23 Indicator 2.14 - The local programs shall operate on a year-round basis, including the provisions of some program services, including instructional and enrichment services, during the summer months. Finding: The Even Start project in North Adams is only providing instructional services to Even Start families during the months of July and August through one home visit a month and five additional days total during those months. This is not sufficient to meet the requirements for the provision of instructional services through the summer months. Citation: Section 1235(8) requires that programs operate on a year-round basis, including the provision of some program services, including instructional and enrichment services, during the summer months. Further action required: IDE must ensure, through technical assistance, monitoring, and training, that local projects are aware of and follow the requirements that projects operate on a year-round basis. IDE must submit to ED an action plan for how it will ensure that grantees provide year-round services. For the North Adams project, IDE must submit to ED a revised management plan detailing how it will include year-round services. Indicator 2.16 – Local programs shall use instructional programs based on scientifically based reading research for children and adults. Recommendation: One project in Indianapolis (Indianapolis #1 – Washington) participating in the Even Start National Evaluation was not using the instructional program designated for the study, nor is it using any other research-based instructional program. This needs to be corrected by having the project staff trained in the instructional program designated for the evaluation. Indicator 2.17 – Local programs shall encourage attendance and retention among participants. Recommendation: Participant retention in Indiana’s Even Start projects is problematic. IDE should provide technical assistance to project staff on effective strategies for retaining families for a period sufficient for them to make meaningful learning gains.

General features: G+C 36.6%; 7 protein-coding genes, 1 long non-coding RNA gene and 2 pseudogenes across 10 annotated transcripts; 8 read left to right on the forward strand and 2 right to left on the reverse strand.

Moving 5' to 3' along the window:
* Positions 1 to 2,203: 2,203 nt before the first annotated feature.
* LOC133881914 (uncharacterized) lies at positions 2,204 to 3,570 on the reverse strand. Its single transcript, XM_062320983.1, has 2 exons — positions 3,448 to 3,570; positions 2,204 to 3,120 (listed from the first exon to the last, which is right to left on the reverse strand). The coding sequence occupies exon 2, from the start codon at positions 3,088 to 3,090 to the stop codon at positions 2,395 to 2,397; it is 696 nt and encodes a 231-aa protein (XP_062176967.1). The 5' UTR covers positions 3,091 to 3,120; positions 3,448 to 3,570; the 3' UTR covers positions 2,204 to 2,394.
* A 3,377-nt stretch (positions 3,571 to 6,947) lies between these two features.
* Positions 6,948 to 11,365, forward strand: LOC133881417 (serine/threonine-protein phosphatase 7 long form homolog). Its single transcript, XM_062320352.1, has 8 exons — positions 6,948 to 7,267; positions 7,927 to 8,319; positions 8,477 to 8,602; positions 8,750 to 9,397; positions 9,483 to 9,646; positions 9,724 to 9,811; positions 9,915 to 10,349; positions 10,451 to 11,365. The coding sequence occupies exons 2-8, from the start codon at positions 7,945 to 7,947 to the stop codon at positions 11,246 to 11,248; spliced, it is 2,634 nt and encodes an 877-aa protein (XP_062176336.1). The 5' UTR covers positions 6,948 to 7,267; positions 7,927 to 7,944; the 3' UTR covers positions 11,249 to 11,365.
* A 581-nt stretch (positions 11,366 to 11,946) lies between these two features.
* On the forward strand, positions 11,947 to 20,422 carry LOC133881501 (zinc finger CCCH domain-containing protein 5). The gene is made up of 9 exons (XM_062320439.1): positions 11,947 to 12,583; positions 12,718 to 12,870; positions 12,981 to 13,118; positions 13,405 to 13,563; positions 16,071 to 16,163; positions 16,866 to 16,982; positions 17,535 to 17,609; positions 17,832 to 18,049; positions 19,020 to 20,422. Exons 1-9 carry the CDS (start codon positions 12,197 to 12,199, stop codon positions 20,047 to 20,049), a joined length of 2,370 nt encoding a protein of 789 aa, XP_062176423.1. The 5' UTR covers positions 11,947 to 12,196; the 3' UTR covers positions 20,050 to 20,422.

24 Title I, Part B, Subpart 3 (Even Start) Area 3: Fiduciary Indicator 3.2 – The SEA ensures that subgrantee complies with requirements on uses of funds and matching. Finding (1): The two Even Start projects in Indianapolis were using Even Start funds to pay indirect costs associated with the program. Indirect costs are not an allowable use of Even Start funds. Finding (2): Several projects visited were using the costs associated with leased space as part of the local project match. Since the space belonged to one of the partners, the formula used to determine the allowable cost should be the formula in the OMB Cost Principles for less-than-arms-length transactions (depreciation or use value); however, the project was using the fair market value of the property to determine the cost of the lease. Citation: Section 1234 states that federal Even Start funds cannot be used for the indirect costs of a program. EDGAR Parts 74.23, 76.530, 76.533, and 80.24 detail the cost provisions and reference the applicable cost principles that must be adhered to when valuing costs and property. Further action required: IDE must ensure, through technical assistance, monitoring, and training, that local projects are aware of and abide by the correct cost provisions and principles, particularly the provisions in the applicable OMB cost principles for rental or lease of space in the case of less-than-arms-length transactions. IDE must submit to ED an action plan for how it will ensure that such guidance will occur. IDE must also provide evidence that the misuse of funds in the two projects visited has been rectified. Indicator 3.4 – The SEA ensures timely and meaningful consultation and provision of equitable services to private school children. Finding: Some local project staff were not fully aware of the requirement to provide equitable Even Start services to eligible families of children attending non-public schools. Citation: Sections 9501 and 9504 require recipients of federal funds to provide eligible school-age children who are enrolled in private elementary and secondary schools, and their teachers or other educational personnel, educational services and benefits under those programs on an equitable basis. Eligible entities must provide the equitable services after timely and meaningful consultation with appropriate private school officials. Further action required: The SEA must ensure that all Even Start projects meaningfully consult with private school officials in order to provide Even Start services and benefits to eligible private school students and their teachers or other educational personnel on an equitable basis. The SEA should refer to the Even Start guidance document for assistance.